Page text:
Tina La Boo: The Story of My Name Series

yli is My Story

Fun Facts: I was supposed to be a boy and throughout my mom’s pregnancy with me, she called me Ricky. I have 10 nicknames and I answer to all of them (Trina, Trinabell, Tinabell, Tina, Boo Boo Face, Tina La Boo, Tinker, Tinkerbell, Trin, and Catrin). These come from aunts, uncles, and older cousins. Each nickname is special to me, but I use Trina most often. It is how I am known to many friends and I introduced myself to my partner as Trina.

A text message from Katrina’s mom, explaining the origins of her name.

In my culture – and especially in my family – a nickname is just ingrained and expected. I have a cousin we call Nana, another cousin we call Chonito; one we call Torin and another we call Tapitas. This is normal for us and for the other Mexican-American/Chicano families we grew up with and around. It is both familiar and loving.  I remember being young and being out with my cousin Torin and heard someone call him Hector. I was extremely bewildered and upset, I felt he was being disrespected or was being confused for someone else. I relayed this to my mom, who just laughed.

I have 10 nicknames, each of them special, each of them given to me without hesitation. Each one of them is used in conversations between family members, everyone using the nickname they invented or like the most. Even now as a grown woman with children and bills, I’m Boo Boo Face to my aunt. She said once, “It’s not because you were an ugly baby. It’s because you made the funniest faces.”

My uncle Jose Amador or “Amao” (see? Nicknames for EVERYONE!), who was like my dad, was the only one who ever called me Catrin. For the 20+ years I had him in my life, I have no memory of him ever using my real name. The only time there was any deviation from Catrin was when he called me “Mi Reina” (my Queen).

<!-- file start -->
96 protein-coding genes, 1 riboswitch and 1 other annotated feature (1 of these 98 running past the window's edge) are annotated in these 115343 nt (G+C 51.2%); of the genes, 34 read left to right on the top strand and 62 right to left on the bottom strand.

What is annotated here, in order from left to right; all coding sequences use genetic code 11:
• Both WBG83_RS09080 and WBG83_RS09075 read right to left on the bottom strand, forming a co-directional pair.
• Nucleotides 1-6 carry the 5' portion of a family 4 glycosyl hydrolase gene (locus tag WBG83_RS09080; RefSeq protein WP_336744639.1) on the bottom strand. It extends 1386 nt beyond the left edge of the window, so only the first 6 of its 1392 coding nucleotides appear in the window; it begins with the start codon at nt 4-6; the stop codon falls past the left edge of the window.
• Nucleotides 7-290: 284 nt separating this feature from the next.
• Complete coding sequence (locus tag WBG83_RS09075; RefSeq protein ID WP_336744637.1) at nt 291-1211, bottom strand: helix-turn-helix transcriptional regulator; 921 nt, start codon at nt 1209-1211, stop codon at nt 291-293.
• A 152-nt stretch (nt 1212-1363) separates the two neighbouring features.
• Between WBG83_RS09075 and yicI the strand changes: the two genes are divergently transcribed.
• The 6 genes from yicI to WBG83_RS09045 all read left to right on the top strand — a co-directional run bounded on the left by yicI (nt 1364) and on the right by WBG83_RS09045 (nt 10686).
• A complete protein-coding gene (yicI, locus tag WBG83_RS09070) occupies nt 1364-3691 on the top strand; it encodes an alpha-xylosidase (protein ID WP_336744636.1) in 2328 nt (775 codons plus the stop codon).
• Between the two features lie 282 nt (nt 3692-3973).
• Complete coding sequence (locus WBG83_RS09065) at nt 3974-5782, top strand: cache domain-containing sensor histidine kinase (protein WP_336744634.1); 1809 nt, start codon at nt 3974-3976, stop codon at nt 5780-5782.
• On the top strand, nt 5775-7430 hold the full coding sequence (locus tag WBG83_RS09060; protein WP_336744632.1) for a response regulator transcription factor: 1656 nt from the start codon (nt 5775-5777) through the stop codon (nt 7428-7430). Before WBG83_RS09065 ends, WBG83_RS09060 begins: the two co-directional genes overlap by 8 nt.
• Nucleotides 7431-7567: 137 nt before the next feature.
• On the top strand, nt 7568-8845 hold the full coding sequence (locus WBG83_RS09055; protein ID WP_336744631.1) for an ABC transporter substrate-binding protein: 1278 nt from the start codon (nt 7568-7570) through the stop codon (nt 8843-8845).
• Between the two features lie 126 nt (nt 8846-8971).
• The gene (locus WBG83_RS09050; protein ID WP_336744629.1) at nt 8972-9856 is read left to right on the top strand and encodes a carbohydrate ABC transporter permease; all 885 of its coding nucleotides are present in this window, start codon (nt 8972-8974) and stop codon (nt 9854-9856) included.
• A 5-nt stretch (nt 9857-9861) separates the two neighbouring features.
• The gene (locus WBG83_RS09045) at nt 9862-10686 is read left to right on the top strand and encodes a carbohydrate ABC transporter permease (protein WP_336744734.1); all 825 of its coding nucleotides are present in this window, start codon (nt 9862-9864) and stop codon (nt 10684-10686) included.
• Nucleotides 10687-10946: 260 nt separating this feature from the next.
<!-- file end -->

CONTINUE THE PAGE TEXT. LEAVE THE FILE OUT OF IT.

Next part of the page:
Katrina making boo-boo faces.

My grandma never used any of my nicknames. She would often scold my uncle for calling me Catrin and become annoyed with people calling me anything other than Katrina. For her, I was La Katrina. Never anything else, or anything less.

For every nickname I have been given there is a story or sentiment behind it. Gifts from my mom have often been reminders of them. I still have a chain with a small bell around it. This, of course, is for the Trinabell/Tinabell names.

My cousin Teri used to gift me Tinkerbells from the Peter Pan cartoon and of course for the Tinkerbell nickname.

A name can be powerful, however throughout my existence, it has become a source of love as well.

Katrina’s college graduation with cousins, Nana, Judy and Jr, and their spouses.


Being named is often the first act of distinguishing us as individuals when we come into the world. The stories that surround them – how they were chosen, what they mean to our families and to us, how they transform into nicknames – can hold a lot of significance and insight into family history and legacy, as well as who we are as people.

That’s why we launched “The Story of My Name Series,” sharing the naming stories of YLI staff. YLI is not a monolith – we are a collective of diverse individuals with multiple and intersecting identities, backgrounds, personalities, and life stories. Although many of our programs follow a similar youth development framework, our approaches – the shape and feel of our work – are deeply informed by who we are.

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